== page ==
The point that I am making is that, across this Meta story, there are countless examples of subconsciously implanted narratives, in which stem from low resolution headlines by MSM, and thus remove us from the truth. In the case of the Metaverse, whilst the Metaverse is a portion of the investments, fundamentally the focus is still upon the FOA’s, and new unique methods in which Meta can deliver value, and monetise their audience.
From sole adoption of low resolution arguements, this conclusion would not have been apparent.
Interestingly, Meta has been overcoming major headwinds, specifically the Apple Privacy Changes, in which now incentives users to “opt-in” regarding the sharing of data. Mark Zuckerberg has reiterated countless times that Apples’ privacy changes do pose risks for the company’s financials and revenue growth.
Recently, just in Q3 22, Mark Zuckerberg said the following: “you see dynamics like what Apple has done with ATT and continues to do in some ways with the policy that they announced yesterday, which are obviously big risks, and we see as issues.”
“We’re also continuing to face targeting and measurement headwinds such as Apple’s iOS changes, which we believe are contributing to the growth challenges across the digital advertising industry.”CEO
Fundamentally, the change from Apple, on-top of the increasingly stringent regulatory environment is resulting in a lack of data to deliver personalised advertisements. When looking at the average revenue per user, and family average revenue per person, the figures follow a strikingly similar trend. On the Average Revenue Per User (ARPU) front, the statistics over the past few quarters are shown below:
- Q3 21: $10.00
- Q4 21: $11.57
- Q1 22: $9.54
- Q2 22: $9.82
- Q3 22: $9.41
As can be seen, from Q4 21, to Q1 22, there is a staggeringly stark increase within revenue deceleration that can be seen. Similarly, is true for the Family Average Revenue Per Person metric:
- Q3 21: $8.18
- Q4 21: $9.39
- Q1 22: $7.72
- Q2 22: $7.91
- Q3 22: $7.53
Thus, as can be seen within ARPU metrics, there is a deceleration in the revenue from each user after the introduction of the Apple IOS Privacy changes. Any further changes by Apple could be detrimental to the success of Meta to capitalise on average revenue metrics.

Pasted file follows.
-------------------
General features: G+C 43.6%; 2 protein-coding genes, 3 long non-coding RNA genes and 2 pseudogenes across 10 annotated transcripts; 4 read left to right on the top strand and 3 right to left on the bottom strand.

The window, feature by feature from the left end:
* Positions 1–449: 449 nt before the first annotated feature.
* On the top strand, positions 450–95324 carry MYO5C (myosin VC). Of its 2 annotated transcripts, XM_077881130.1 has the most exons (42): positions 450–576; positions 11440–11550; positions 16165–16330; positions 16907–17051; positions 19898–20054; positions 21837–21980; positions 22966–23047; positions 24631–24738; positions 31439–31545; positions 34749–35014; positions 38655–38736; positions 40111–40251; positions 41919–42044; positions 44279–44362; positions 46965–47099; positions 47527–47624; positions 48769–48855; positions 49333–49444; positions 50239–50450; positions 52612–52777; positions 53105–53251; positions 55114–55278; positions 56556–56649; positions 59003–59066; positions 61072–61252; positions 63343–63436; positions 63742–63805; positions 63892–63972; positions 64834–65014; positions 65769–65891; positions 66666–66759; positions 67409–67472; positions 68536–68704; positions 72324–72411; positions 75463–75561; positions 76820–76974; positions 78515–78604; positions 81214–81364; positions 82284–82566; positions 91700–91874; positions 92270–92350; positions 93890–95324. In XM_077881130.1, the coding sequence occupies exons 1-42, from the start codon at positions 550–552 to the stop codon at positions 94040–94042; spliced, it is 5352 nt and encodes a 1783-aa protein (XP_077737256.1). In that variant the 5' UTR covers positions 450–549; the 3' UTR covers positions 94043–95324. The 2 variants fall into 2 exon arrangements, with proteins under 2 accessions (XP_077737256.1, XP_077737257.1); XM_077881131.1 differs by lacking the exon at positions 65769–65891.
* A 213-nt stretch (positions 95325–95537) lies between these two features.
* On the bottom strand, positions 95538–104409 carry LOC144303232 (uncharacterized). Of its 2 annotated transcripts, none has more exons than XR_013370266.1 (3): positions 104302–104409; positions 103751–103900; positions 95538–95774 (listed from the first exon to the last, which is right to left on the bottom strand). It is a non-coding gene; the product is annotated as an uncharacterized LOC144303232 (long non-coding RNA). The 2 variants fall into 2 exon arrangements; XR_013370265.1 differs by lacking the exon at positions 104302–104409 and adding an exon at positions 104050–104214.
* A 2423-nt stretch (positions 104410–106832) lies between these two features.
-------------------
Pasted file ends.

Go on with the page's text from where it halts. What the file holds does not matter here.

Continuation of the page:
However, whilst these comments may seem concerning at first, Meta are attempting to solve this issue via two main solutions:
- Growing first party engagement and interests
- AI & ML
Thus, just to explain very fluently. In order for Meta to future proof their platform, and therefore reduce the externalities associated with impact upon the platform, Meta is to create a funnel in which can be used to understand and grow the first-party understanding of people’s interests via easier engagement with businesses within the applications.
Furthermore, as reiterated by management:
But I will say that we’re really — I think we’re pretty early on this.Management
What gives me increased levels of optimism, is the fact that for Meta, this issue occurred in the past. Whilst not in the exact same form, Meta had a very similar issue with privacy, and the ability to use data effectively in a safe manner whilst also providing personalised advertising targets for advertisers. Interestingly, Meta led the industry in this area. Therefore, this can give us more optimism in regards to Meta and the overcoming of this current hurdle.
And, in relation to future proofing of the Meta platform, on top of the roll out of new products in which can bridge the signal loss associated with data, Meta is also investing considerably into AI, and ML products that can solve the signal loss created by IOS changes. When one combines this with the fact that as an industry, there seems to be cross collaboration in order to solve these issues, this presents the Apple IOS tailwind within a more optimistic light.
As investors, when looking probabilistically:
- Meta is creating a funnel of engagement in house
- AI & ML solutions
- Cross industry collaboration
- Past track record of success with overcoming systemic issues
- Incredibly low chance Apple will roll out harsher policies
From a probabilistic standpoint, it leads one to conclude that Meta is likely to overcome these issues. Whilst complete restoration of signal loss may never be achieved, there is strong reason to assume that a substantial amount of signal loss can be restored. To add, in knowledge of the fact that the harshest policies are put behind us, overall this paints the Apple IOS narrative within a slightly more optimistic light.
Within a recession, or hard economic period, there is clear evidence to show that advertising spending is cyclical for companies. During times of harsh macroeconomic conditions, often companies view advertising on social platforms as a more “discretionary” spend, and thus cut back on this significantly.